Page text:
Cultivating Stillness: a Taoist Manual for Transforming Body and Mind
With a commentary by Sui-ch’ing Tzu. Translated with an introduction by Eva Wong
Publisher: Boston: Shambala, 1992. ISBN-10: 0877736871,ISBN-13: 978-0-8773-687-5
Cultivating Stillness is a translation of the classic Taoist text Qingjing Jing (“The Classic of Purity and Stillness”) attributed to Lao-Tzu, author of the Tao-te Ching. It was probably written during the Six Dynasties era (220 – 589 CE). The text is a principal work of the Taoist canon and is recited and studied to this day in the training of new Taoist initiates. It is equally appreciated by Taoists and Chan (Zen) Buddhists. In this edition, Eva Wong has translated the twenty-four segments of the Qingjing Jing itself, along with an important later commentary which, acording to Wong, originated during the Ch’ing dynasty (1628 – 1644 CE). Wong believes that the book was meant to complement an oral tradition; it emphasizes the importance of having a living teacher in order to receive proper spiritual instruction.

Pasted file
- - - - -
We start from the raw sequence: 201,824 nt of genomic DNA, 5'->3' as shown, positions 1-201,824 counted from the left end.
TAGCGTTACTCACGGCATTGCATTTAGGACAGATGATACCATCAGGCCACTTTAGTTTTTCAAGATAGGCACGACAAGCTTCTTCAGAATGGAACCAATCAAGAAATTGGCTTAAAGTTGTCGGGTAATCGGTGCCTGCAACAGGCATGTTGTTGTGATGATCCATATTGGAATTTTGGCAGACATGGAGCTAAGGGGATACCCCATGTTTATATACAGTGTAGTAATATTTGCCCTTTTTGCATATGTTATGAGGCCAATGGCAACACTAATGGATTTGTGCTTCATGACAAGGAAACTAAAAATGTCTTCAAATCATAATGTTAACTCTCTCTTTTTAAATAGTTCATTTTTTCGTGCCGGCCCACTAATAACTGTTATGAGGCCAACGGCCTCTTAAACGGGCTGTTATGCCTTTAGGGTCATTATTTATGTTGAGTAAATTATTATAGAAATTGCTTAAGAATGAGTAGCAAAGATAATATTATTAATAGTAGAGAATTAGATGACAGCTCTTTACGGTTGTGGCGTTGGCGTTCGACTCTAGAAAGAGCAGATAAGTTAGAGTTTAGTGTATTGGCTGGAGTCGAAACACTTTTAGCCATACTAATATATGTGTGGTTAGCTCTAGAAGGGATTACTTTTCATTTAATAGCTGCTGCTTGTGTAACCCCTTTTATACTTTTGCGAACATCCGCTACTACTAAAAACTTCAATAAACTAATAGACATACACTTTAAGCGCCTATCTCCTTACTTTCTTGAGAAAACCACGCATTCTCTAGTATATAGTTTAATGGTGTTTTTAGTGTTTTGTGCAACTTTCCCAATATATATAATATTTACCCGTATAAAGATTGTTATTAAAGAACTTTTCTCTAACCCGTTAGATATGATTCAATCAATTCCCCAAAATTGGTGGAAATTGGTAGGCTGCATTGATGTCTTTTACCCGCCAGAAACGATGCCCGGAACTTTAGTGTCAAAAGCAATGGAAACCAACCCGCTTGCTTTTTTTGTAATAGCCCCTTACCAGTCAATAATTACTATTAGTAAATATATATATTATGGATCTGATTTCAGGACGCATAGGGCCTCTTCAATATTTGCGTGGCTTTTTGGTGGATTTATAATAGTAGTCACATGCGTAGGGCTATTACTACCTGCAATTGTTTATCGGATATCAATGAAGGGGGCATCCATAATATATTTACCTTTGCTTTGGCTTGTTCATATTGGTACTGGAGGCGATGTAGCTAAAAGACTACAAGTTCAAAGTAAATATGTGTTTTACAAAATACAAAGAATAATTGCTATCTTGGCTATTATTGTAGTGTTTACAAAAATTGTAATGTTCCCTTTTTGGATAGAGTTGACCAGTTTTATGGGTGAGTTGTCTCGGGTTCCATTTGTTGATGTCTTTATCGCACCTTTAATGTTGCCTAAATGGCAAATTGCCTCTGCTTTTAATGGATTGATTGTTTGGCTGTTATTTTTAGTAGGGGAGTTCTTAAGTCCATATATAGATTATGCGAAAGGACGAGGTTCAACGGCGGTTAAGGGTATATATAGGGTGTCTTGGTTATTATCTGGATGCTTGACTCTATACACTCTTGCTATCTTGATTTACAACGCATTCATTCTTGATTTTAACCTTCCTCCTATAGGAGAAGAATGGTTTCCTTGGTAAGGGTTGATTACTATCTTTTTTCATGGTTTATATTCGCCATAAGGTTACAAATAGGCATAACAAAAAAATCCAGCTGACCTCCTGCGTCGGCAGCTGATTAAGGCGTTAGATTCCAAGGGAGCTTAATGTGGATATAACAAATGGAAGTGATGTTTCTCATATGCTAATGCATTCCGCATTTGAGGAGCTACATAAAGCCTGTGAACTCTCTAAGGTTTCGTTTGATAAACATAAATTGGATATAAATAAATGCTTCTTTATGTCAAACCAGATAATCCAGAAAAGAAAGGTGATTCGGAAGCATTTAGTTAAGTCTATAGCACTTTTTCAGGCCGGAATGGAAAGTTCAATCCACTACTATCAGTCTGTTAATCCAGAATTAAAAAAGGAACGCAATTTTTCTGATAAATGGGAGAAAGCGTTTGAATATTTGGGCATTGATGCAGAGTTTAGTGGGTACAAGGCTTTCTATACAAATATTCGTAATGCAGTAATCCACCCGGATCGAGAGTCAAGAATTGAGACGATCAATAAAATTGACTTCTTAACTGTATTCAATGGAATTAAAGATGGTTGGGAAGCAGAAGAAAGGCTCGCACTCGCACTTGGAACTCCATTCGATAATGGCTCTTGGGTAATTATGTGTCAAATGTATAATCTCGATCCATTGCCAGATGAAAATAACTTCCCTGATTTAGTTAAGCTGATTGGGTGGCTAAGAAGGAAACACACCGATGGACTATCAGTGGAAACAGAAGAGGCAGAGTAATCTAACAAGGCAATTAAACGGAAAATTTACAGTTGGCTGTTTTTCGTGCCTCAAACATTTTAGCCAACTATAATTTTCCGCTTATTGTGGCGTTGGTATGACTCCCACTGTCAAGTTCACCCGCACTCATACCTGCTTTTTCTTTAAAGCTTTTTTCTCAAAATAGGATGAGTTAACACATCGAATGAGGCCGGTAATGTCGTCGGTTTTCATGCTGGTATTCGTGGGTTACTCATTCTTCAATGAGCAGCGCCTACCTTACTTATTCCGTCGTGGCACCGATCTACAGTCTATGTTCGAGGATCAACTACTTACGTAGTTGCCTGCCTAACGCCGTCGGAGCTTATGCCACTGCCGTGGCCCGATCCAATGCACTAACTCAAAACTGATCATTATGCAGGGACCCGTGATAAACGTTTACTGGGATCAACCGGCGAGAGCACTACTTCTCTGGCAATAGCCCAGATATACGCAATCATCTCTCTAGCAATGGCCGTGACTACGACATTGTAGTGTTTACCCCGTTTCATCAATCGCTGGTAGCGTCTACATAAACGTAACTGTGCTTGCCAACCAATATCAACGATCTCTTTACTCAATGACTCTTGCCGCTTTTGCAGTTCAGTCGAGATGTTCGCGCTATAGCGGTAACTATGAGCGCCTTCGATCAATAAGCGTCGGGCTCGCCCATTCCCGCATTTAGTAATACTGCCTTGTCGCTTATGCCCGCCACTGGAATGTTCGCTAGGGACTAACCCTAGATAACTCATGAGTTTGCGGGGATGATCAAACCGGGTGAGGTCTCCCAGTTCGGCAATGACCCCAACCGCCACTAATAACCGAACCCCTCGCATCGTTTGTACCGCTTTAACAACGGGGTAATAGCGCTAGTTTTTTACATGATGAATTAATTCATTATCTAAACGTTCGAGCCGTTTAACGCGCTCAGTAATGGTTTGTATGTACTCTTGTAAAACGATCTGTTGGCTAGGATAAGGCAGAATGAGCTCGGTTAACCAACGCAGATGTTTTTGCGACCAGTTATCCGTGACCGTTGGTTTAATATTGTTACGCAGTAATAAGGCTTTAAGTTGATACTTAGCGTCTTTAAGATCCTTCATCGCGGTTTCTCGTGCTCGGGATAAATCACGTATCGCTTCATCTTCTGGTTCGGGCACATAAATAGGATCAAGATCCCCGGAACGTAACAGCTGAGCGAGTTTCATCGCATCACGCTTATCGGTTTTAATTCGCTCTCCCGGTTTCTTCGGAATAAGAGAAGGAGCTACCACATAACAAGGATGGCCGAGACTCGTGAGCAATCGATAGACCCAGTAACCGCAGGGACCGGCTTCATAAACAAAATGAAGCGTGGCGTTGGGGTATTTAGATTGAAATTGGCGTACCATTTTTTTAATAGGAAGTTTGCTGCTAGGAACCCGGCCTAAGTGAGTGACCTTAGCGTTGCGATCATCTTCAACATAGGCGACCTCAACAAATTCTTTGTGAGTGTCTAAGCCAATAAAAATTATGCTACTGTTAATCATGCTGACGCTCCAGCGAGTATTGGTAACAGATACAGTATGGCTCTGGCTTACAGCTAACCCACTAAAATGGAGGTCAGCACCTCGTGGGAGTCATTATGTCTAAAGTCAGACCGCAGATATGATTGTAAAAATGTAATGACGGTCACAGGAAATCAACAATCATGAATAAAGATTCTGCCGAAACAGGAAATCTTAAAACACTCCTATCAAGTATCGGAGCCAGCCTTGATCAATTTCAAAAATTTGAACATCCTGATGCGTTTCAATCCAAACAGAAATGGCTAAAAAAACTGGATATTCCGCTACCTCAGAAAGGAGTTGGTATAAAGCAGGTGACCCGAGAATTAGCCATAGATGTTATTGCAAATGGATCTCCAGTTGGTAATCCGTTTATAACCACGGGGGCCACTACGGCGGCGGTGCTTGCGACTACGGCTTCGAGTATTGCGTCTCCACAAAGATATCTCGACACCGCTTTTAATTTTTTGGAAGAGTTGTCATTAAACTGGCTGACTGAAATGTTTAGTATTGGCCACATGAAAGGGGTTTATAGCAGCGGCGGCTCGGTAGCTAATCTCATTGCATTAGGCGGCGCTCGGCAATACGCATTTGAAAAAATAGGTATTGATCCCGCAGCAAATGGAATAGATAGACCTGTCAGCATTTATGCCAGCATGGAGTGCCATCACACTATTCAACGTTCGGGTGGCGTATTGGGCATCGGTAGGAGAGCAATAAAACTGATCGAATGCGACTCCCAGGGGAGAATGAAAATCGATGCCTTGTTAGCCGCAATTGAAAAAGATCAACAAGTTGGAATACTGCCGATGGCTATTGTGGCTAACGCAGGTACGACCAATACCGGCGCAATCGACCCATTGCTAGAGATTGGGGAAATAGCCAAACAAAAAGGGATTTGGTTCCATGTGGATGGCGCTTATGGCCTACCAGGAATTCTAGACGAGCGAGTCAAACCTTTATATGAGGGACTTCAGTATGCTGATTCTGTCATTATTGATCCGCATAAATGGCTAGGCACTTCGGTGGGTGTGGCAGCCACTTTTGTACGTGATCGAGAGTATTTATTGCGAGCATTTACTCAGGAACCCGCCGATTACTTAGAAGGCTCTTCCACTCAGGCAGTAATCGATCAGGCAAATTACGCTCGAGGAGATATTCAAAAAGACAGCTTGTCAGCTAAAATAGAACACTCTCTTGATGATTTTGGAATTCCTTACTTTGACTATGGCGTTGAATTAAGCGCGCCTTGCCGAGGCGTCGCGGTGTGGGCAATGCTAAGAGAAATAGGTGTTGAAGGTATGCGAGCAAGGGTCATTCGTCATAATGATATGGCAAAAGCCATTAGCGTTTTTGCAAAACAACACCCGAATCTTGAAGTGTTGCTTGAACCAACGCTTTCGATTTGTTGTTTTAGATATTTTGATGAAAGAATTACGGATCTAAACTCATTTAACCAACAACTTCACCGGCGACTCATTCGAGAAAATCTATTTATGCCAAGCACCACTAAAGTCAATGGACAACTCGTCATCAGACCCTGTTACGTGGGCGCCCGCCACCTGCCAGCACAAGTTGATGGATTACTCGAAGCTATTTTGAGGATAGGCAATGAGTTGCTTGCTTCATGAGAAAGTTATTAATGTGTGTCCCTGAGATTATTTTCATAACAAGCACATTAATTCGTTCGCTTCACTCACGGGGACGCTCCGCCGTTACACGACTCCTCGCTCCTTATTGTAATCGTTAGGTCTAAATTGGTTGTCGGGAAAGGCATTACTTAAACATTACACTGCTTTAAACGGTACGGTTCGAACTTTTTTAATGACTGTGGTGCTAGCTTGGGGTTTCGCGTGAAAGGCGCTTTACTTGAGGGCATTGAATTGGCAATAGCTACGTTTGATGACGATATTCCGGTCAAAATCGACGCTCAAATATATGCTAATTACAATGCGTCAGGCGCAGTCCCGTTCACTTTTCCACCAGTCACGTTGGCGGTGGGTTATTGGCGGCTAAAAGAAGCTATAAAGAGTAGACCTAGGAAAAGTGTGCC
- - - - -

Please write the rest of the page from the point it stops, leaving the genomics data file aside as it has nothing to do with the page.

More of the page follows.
The text lends itself to multiple levels of interpretation – as pure Taoist philosophy, as guidance for practice of wu-wei (selfless action and simple living), and as instruction for the esoteric “internal alchemy” and meditation. Fundamental aspects of Taoist philosophy are illustrated by the wu-chi diagram which depicts the cosmology that underlies the teachings of Qingjing Jing. The diagram presents wu-chi as the source of all creation, before the beginning of the creation. It is the vast expanse of nothingness in which there is no differentiation or substance. Below that is the realm of t’ai chi, where yang and yin, the opposites of positive and negative, separate from each other. From yang and yin the five elements of fire, water, earth, wood, and metal are created. They in turn manifest the generative, creative energy; and below that the “myriad things” – the realm of the material creation – come into being.